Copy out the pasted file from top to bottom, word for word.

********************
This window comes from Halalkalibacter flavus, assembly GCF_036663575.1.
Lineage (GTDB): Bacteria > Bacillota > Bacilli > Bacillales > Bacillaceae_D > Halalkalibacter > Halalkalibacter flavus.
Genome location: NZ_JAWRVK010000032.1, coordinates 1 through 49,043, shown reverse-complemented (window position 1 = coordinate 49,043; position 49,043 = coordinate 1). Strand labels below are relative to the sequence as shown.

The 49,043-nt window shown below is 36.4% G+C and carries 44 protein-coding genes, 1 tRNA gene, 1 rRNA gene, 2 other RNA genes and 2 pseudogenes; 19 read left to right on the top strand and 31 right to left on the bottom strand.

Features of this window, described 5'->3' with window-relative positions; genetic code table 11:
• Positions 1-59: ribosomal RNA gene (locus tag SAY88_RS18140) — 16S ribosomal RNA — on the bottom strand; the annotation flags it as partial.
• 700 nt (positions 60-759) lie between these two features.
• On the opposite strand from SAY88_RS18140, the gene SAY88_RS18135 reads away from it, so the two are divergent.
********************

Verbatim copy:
This window comes from Halalkalibacter flavus, assembly GCF_036663575.1.
Lineage (GTDB): Bacteria > Bacillota > Bacilli > Bacillales > Bacillaceae_D > Halalkalibacter > Halalkalibacter flavus.
Genome location: NZ_JAWRVK010000032.1, coordinates 1 through 49,043, shown reverse-complemented (window position 1 = coordinate 49,043; position 49,043 = coordinate 1). Strand labels below are relative to the sequence as shown.

The 49,043-nt window shown below is 36.4% G+C and carries 44 protein-coding genes, 1 tRNA gene, 1 rRNA gene, 2 other RNA genes and 2 pseudogenes; 19 read left to right on the top strand and 31 right to left on the bottom strand.

Features of this window, described 5'->3' with window-relative positions; genetic code table 11:
• Positions 1-59: ribosomal RNA gene (locus tag SAY88_RS18140) — 16S ribosomal RNA — on the bottom strand; the annotation flags it as partial.
• 700 nt (positions 60-759) lie between these two features.
• On the opposite strand from SAY88_RS18140, the gene SAY88_RS18135 reads away from it, so the two are divergent.